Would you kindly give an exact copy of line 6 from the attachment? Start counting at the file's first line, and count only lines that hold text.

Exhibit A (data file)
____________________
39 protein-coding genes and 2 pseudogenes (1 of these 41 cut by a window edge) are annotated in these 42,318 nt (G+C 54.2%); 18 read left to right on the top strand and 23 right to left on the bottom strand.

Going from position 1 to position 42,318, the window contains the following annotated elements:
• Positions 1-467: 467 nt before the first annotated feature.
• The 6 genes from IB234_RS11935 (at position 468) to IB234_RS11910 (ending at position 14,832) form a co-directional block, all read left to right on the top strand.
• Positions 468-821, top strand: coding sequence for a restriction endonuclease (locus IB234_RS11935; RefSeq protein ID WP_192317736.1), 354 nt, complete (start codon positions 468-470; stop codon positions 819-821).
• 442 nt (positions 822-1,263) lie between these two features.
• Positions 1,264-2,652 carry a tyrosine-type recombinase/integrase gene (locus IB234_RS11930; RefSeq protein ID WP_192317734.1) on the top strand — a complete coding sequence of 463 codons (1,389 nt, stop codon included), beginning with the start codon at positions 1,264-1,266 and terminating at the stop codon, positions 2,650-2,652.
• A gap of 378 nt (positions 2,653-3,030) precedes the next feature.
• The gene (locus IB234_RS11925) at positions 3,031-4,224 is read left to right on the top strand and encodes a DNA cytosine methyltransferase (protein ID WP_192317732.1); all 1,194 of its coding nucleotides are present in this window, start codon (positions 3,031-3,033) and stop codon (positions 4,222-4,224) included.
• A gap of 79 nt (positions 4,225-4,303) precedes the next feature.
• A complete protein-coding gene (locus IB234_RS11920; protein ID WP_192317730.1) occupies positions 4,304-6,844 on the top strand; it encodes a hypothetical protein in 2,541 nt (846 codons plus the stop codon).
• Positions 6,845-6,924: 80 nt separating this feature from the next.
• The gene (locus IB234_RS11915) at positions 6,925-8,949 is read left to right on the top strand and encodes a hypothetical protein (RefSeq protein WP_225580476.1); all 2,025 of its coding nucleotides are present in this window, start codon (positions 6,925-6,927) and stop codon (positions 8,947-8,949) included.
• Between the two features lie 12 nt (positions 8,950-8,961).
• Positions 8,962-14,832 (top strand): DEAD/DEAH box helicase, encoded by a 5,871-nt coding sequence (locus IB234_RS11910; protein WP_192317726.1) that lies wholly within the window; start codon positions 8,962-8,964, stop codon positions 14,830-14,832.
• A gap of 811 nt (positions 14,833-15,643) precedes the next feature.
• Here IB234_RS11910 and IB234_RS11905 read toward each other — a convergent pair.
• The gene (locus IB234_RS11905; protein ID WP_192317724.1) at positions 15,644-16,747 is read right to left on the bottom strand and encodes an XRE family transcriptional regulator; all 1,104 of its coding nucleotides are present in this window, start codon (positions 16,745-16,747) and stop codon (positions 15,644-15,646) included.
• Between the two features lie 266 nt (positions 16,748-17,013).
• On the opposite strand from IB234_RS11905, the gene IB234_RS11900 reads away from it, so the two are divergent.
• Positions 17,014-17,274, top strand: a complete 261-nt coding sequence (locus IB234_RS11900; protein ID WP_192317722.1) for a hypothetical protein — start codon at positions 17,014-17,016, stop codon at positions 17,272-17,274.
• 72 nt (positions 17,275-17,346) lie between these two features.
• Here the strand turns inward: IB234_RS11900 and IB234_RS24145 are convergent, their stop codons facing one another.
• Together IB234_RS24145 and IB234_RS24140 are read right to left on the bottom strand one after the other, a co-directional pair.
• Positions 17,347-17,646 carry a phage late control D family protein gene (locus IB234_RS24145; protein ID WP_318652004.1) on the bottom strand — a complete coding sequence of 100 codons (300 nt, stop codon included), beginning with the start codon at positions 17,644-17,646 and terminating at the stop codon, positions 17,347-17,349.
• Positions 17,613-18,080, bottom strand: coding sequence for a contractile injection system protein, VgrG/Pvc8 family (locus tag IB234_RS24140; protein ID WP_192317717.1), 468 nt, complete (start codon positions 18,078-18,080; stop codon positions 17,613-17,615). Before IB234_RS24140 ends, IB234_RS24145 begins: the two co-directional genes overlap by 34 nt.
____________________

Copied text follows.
• 442 nt (positions 822-1,263) lie between these two features.